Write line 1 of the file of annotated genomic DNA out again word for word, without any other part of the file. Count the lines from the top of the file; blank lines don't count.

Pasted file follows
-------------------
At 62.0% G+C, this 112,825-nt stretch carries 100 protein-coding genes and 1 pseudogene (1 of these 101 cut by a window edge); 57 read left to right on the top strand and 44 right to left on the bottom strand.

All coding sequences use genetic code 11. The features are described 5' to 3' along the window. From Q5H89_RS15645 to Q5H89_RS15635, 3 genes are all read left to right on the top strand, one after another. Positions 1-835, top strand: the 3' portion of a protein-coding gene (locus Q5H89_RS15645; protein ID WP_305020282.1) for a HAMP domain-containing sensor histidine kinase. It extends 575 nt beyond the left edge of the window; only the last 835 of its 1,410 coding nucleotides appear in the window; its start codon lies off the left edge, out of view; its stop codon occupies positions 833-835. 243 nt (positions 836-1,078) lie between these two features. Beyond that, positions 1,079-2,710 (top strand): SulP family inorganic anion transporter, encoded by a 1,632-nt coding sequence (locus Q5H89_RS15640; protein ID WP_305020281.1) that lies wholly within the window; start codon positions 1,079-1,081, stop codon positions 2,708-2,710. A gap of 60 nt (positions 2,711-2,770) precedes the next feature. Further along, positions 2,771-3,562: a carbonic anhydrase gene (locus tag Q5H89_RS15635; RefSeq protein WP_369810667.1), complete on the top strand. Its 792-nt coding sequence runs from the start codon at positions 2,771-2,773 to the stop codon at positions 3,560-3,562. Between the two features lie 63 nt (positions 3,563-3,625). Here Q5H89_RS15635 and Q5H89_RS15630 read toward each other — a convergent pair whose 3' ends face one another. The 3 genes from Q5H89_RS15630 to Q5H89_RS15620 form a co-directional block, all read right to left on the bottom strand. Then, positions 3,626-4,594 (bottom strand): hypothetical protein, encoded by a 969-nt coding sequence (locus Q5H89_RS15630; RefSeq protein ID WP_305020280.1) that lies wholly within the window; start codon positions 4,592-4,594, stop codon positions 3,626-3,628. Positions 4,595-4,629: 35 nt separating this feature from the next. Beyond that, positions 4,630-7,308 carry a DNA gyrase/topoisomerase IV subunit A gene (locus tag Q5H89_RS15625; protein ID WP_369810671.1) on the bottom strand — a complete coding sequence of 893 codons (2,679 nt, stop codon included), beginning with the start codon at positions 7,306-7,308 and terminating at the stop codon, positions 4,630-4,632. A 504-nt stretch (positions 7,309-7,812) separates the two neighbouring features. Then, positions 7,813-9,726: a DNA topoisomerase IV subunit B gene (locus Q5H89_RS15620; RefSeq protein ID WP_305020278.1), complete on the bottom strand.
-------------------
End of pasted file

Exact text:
At 62.0% G+C, this 112,825-nt stretch carries 100 protein-coding genes and 1 pseudogene (1 of these 101 cut by a window edge); 57 read left to right on the top strand and 44 right to left on the bottom strand.